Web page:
The average person keeps 13 secrets and 5 of those have never been shared

Publish Date
Thursday, 1 June 2017, 4:31PM
Photo / Getty

Photo / Getty

Everyone has secrets - and now we might know just how many.

A new study led by professor of management at Columbia Business School Michael Slepian, has looked into the secret-keeping habits of thousands of people - as well as examining a grand total of 13,000 secrets between them.

The research, published in the Journal of Personality and Social Psychology, looked at the secrets collected over the course of 10 previous studies to come up with 38 common categories, ranging from cheating on a test to hiding their sexuality to sleeping with another's spouse.

After breaking down the categories, the researches asked 2,000 participants to number the common secrets they are keeping that fit into the categories.

In the end, they found that the average person was carrying 13 of the 38 secrets at any one time. 

They also discovered that five of those 13 secrets have never been shared with another person.

The most commonly held secrets involved what researchers termed 'extra-relational thoughts', as well as sexual behavior, lying, and romantic desire. The researchers defined a secret as something they intended to keep from others.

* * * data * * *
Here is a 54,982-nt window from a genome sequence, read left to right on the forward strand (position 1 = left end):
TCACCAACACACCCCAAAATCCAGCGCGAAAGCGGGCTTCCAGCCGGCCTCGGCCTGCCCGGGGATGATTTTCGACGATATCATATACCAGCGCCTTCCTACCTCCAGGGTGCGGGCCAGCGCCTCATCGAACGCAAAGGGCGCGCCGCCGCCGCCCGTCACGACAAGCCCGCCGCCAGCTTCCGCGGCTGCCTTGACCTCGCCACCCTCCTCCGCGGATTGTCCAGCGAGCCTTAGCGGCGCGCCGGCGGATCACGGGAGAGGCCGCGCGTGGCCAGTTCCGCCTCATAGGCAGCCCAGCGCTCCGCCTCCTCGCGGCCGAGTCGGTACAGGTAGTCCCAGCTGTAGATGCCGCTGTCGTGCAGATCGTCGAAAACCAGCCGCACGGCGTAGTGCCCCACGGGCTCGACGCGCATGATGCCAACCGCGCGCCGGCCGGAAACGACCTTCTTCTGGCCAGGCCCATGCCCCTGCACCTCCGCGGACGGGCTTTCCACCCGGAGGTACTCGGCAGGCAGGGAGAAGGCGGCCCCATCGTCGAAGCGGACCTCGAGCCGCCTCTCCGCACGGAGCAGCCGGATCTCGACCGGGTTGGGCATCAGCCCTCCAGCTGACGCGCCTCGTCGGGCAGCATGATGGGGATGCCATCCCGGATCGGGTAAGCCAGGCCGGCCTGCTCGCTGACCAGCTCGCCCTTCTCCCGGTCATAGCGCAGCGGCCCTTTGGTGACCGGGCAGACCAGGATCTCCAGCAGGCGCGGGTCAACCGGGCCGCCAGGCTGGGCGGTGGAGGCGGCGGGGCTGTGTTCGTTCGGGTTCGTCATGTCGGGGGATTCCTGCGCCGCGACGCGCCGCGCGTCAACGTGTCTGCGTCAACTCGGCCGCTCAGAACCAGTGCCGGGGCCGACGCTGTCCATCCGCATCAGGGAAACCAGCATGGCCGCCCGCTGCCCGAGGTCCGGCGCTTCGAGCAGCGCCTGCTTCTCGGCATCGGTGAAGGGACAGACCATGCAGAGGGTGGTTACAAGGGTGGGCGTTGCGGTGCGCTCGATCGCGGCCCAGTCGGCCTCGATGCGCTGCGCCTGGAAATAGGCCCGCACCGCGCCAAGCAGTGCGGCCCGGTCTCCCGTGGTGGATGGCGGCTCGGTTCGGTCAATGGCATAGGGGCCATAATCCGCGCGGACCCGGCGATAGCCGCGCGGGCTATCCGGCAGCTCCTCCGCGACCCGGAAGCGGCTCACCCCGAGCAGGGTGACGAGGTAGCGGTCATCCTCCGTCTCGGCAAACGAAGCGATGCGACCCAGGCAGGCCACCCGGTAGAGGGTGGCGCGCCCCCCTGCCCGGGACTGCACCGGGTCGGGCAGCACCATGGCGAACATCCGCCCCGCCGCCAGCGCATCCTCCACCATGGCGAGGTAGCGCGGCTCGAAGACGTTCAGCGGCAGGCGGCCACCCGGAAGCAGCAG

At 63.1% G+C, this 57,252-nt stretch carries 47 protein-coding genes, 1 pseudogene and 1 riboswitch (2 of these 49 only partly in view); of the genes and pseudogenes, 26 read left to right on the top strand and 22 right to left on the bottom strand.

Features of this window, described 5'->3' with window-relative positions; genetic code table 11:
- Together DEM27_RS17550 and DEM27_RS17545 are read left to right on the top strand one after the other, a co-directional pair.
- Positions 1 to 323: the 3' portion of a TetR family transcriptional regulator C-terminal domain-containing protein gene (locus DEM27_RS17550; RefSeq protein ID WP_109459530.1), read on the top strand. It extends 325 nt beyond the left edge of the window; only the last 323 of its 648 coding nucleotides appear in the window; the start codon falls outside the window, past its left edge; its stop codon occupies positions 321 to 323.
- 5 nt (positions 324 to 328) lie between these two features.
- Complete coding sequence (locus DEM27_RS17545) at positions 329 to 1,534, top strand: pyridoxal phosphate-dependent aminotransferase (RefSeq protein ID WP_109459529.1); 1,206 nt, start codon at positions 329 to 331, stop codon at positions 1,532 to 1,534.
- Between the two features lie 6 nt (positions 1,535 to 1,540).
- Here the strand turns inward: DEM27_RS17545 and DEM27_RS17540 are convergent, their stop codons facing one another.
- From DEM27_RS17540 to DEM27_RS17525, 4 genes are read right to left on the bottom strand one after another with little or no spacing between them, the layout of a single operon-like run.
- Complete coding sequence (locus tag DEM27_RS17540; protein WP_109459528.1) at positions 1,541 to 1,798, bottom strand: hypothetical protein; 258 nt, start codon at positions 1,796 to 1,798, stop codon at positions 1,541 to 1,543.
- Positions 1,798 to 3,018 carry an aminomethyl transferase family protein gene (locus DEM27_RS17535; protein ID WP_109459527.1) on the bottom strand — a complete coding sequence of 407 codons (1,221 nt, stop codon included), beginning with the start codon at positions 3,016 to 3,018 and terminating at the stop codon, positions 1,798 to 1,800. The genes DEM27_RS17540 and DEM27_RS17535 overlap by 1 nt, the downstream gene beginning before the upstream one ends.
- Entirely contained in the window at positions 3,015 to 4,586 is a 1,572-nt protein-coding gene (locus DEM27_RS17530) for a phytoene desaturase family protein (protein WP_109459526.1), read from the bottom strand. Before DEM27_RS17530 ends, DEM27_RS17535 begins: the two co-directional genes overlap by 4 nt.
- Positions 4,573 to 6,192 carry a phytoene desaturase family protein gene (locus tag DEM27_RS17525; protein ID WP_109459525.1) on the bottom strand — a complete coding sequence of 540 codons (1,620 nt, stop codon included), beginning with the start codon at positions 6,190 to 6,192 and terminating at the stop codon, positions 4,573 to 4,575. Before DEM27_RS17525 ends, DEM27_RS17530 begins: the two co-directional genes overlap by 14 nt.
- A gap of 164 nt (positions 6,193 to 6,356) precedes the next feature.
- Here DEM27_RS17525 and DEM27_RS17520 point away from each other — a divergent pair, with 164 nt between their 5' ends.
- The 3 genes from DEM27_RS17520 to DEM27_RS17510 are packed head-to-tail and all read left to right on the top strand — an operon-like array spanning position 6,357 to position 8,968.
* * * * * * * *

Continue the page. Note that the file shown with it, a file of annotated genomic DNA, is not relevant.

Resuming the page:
The common secrets that people were less likely to keep to themselves were abortion, marriage proposals and sexual orientation. 

In addition to the number and types of secrets people keep, the researchers also looked into the way keeping them affects behavior and health. 

People become more concerned about the secrets they are keeping when they are alone than when actively hiding them from people they are interacting with.  

'We actually don’t encounter many situations where we have to hide our secrets relative to all the times a secret will just come into our thoughts, and intrude upon our thinking,' lead researcher Michael Slepian told The Atlantic

He added that when people were thinking about their secrets, they also 'acted as if they were burdened by physical weight.'

Slepian suggests that the reason for this powerful effect is its presence as a goal that is never truly accomplished. 

'You might encounter a conversation where you have to conceal it, but there might always be future moments down the road where you have to conceal again,' he said.

Like other studies before it, the researches also found that keeping secrets can have detrimental consequences for a person's well-being. In particular, they examined how participants reported feeling inauthentic when they mused on the secrets that burdened them. 

The only way to keep yourself from feeling these negative thoughts, Slepian believes, is to just think about secrets less - given the study found that the secrets themselves didn't lower well-being, but rather the thought of them did.